Wednesday, January 7, 2009

Whisk Wednesdays—Canard aux Navets (Roast Duck with Glazed Turnips)

Canard aux Navets (Roast Duck with Glazed Turnips)This next class is all about roasting and frying. First up is roast duck with glazed turnips. I've made duck before and was astounded by all the fat that melted off of it, so I was a little worried about making duck again. And turnips are not a favorite at our house, but glazed I thought they might be more to our liking.
"The origins of this popular French dish are believed to date back to the Roman gourmand Apicius." Saveur magazine
Duckling
The duck I found at the grocery store comes from the oldest duck-breeding farm in Canada, Brome Lake, Quebec. Luckily, I was able to find it ready to roast and not frozen.

I read on the duck producer's website that the fat in duck is good fat, full of omega oils. This recipe, however, renders the fat and then gives you a chance to remove it so your sauce at the end is not at all fatty.

"With a rubber duck, one's never alone."
Reducing and Trussing
While you're preparing the duck, I reduced the veal stock by half. [I like to use a ruler to measure the liquid in the pot so that I can register what half means. So if the liquid reaches the 1-inch mark, I keep checking the liquid until it has reduced to the half-inch mark. I probably don't have to be so precise, but when I make a recipe for the first time, I like to follow the rules!] This was the last of the veal stock in my freezer that I had made in April, so it's time to get out the pots and make a new batch.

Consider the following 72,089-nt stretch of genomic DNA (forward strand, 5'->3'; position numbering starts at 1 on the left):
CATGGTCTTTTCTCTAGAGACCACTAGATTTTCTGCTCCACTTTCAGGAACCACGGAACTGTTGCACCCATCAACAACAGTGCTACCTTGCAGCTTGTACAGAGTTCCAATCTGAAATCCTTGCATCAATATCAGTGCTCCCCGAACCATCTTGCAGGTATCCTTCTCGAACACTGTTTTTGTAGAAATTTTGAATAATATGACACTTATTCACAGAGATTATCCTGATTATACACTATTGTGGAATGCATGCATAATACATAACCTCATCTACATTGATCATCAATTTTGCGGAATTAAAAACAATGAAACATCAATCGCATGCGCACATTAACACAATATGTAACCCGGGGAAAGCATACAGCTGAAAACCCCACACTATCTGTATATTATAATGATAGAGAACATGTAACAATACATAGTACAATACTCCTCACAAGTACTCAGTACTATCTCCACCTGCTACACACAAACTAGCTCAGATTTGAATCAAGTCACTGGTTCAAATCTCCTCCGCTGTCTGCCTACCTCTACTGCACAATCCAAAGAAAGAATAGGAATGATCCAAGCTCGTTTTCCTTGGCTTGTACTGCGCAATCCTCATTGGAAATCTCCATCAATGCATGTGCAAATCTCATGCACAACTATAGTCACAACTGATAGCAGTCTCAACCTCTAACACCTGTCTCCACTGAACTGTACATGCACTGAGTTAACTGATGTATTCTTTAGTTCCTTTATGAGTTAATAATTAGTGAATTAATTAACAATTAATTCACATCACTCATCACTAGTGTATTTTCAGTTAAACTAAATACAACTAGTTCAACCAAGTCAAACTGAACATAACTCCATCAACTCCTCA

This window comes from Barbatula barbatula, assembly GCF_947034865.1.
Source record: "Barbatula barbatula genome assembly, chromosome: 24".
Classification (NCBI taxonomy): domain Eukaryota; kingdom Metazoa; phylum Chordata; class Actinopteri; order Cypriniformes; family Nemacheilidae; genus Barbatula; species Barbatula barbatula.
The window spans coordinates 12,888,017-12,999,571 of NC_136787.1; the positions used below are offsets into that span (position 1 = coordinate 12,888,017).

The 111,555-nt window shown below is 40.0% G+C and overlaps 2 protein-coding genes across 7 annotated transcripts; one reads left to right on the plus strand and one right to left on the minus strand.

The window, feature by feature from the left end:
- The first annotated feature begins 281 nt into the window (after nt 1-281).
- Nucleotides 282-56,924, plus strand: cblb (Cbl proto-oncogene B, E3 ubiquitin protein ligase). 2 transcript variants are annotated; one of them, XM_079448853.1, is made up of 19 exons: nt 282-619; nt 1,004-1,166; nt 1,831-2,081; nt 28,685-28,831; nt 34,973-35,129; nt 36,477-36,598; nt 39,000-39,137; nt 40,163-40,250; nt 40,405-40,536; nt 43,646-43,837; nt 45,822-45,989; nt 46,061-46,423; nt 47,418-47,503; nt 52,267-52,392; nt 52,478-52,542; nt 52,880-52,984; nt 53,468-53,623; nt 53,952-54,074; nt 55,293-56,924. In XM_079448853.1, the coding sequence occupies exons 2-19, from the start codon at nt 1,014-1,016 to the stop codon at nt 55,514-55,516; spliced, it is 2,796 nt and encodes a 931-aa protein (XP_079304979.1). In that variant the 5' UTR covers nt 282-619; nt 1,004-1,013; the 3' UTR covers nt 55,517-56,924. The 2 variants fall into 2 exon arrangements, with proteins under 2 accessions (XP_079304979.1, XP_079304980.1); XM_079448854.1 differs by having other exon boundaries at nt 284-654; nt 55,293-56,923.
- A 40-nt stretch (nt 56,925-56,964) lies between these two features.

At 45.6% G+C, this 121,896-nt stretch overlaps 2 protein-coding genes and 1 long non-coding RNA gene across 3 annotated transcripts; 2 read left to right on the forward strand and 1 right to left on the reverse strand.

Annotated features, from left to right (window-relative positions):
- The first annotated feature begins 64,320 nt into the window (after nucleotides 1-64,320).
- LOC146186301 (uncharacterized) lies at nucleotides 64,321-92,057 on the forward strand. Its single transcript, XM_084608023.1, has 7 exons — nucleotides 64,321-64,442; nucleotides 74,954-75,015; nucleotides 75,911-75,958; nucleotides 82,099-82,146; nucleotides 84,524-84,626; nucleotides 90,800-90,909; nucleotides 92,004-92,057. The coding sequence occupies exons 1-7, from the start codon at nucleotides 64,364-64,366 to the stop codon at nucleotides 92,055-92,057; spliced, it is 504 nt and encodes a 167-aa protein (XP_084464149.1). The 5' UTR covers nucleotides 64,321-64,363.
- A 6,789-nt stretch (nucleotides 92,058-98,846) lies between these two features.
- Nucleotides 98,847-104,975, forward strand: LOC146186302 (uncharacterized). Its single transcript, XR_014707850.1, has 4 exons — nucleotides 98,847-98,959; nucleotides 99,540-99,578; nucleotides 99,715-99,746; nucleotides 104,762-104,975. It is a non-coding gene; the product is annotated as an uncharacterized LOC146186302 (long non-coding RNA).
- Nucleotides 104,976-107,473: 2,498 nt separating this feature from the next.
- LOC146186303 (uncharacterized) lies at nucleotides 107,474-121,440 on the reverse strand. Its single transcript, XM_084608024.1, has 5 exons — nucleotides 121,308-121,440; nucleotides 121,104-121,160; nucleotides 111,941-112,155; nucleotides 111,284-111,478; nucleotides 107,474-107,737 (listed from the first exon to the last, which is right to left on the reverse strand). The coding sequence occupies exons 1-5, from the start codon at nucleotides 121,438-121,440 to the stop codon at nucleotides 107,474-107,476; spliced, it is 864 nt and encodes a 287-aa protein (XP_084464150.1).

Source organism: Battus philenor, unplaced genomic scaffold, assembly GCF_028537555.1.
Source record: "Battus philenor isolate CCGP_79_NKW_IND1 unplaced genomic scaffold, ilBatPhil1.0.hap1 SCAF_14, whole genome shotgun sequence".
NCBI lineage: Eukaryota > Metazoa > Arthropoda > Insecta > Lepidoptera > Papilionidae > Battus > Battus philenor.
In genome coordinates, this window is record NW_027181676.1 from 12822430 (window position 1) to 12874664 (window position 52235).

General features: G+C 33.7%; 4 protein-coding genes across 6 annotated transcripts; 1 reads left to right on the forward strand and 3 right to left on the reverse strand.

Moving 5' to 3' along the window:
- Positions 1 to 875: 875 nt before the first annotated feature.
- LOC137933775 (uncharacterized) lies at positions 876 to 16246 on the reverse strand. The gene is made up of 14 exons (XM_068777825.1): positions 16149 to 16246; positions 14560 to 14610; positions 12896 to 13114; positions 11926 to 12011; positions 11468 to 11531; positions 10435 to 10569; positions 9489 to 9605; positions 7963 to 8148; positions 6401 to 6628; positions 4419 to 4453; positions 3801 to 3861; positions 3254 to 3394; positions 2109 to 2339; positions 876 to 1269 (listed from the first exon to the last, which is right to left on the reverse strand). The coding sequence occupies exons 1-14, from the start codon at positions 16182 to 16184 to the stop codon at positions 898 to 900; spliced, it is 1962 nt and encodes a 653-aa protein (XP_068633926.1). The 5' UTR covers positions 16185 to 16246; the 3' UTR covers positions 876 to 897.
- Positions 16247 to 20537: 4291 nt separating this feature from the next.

The first step to prepare the duck is to remove the wishbone. I tried, but had no luck. As it turns out, removing the wishbone is planning ahead since it helps the carving process later according to this post). Maybe next time.

"Backbone beats wishbone every time."
After removing the wishbone [if you can], truss the bird so that it cooks evenly and looks good straight from the oven. This is much easier than removing the wishbone. Just tie the wings and legs as tight to the body as you can.

Searing
Next, I seared the meat on each side in the roasting pan on top of the stove. The roasting pan must be large enough to hold the meat so that it doesn't stew in its own juices.

Then I added the carrots and onions. At this point, everything goes in the oven to roast. I turned it every 20 minutes and basted it regularly with the reduced veal stock.

After 40 minutes, I removed the duck and poured off the sauce into a gravy separator. Then I returned the sauce to the pan, leaving the fat behind. I basted it with more veal stock and continued roasting it until cooked through, about 30 to 40 minutes longer.

After cooking, the meat should sit for about 15 minutes so that the juices get reabsorbed back into the flesh.

Glazing
While the meat is roasting, it's time to prepare the veg. I tried practicing my turning skill and still need lots more practice. After boiling them in salted water for about 8 minutes until tender, I fried them in some butter and sugar, caramelizing and then glazing them with some more veal stock.

Saucing
After the ducks finished cooking and while they were resting, I made the sauce, which is just a pan sauce. I poured off the juices from the roasting pan into a bowl. Then I deglazed the pan with the wine, scraping up all the bits that were stuck to the pan. After a splash of water, I returned the juices to the pan along with a Bouquet Garni and let this mixture reduce for about 15 minutes. After seasoning, the sauce was ready to strain and serve.

Sauce for Canard aux Navets (Roast Duck with Glazed Turnips)Recipe

Serves 6

Canard aux Navets (Roast Duck with Glazed Turnips) mise en place
2 ducks, 4 to 5 pounds each
Salt and freshly ground pepper
2 bay leaves
2 sprigs thyme
2½ cups Brown Veal Stock
3 tablespoons unsalted butter
2 carrots, chopped coarse
2 onions, chopped coarse